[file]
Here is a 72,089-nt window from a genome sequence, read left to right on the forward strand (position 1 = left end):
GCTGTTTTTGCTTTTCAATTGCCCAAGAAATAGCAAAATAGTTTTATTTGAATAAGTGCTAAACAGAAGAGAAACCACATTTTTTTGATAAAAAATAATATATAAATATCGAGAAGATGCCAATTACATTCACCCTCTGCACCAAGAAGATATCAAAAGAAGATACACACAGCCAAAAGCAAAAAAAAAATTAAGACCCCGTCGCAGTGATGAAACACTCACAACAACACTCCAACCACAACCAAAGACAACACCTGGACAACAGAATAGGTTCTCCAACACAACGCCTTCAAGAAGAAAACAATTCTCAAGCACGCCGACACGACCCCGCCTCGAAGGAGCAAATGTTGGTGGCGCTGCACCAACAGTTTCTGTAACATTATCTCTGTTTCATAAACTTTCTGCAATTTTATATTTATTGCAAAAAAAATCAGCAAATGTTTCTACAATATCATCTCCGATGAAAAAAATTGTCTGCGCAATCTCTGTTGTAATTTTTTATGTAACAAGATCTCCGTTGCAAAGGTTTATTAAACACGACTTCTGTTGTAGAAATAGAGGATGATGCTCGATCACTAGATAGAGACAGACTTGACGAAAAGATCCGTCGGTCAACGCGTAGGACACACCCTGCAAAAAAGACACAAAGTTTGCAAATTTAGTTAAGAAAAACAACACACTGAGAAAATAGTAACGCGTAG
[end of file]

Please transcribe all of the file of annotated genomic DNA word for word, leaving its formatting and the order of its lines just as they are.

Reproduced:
Here is a 72,089-nt window from a genome sequence, read left to right on the forward strand (position 1 = left end):
GCTGTTTTTGCTTTTCAATTGCCCAAGAAATAGCAAAATAGTTTTATTTGAATAAGTGCTAAACAGAAGAGAAACCACATTTTTTTGATAAAAAATAATATATAAATATCGAGAAGATGCCAATTACATTCACCCTCTGCACCAAGAAGATATCAAAAGAAGATACACACAGCCAAAAGCAAAAAAAAAATTAAGACCCCGTCGCAGTGATGAAACACTCACAACAACACTCCAACCACAACCAAAGACAACACCTGGACAACAGAATAGGTTCTCCAACACAACGCCTTCAAGAAGAAAACAATTCTCAAGCACGCCGACACGACCCCGCCTCGAAGGAGCAAATGTTGGTGGCGCTGCACCAACAGTTTCTGTAACATTATCTCTGTTTCATAAACTTTCTGCAATTTTATATTTATTGCAAAAAAAATCAGCAAATGTTTCTACAATATCATCTCCGATGAAAAAAATTGTCTGCGCAATCTCTGTTGTAATTTTTTATGTAACAAGATCTCCGTTGCAAAGGTTTATTAAACACGACTTCTGTTGTAGAAATAGAGGATGATGCTCGATCACTAGATAGAGACAGACTTGACGAAAAGATCCGTCGGTCAACGCGTAGGACACACCCTGCAAAAAAGACACAAAGTTTGCAAATTTAGTTAAGAAAAACAACACACTGAGAAAATAGTAACGCGTAG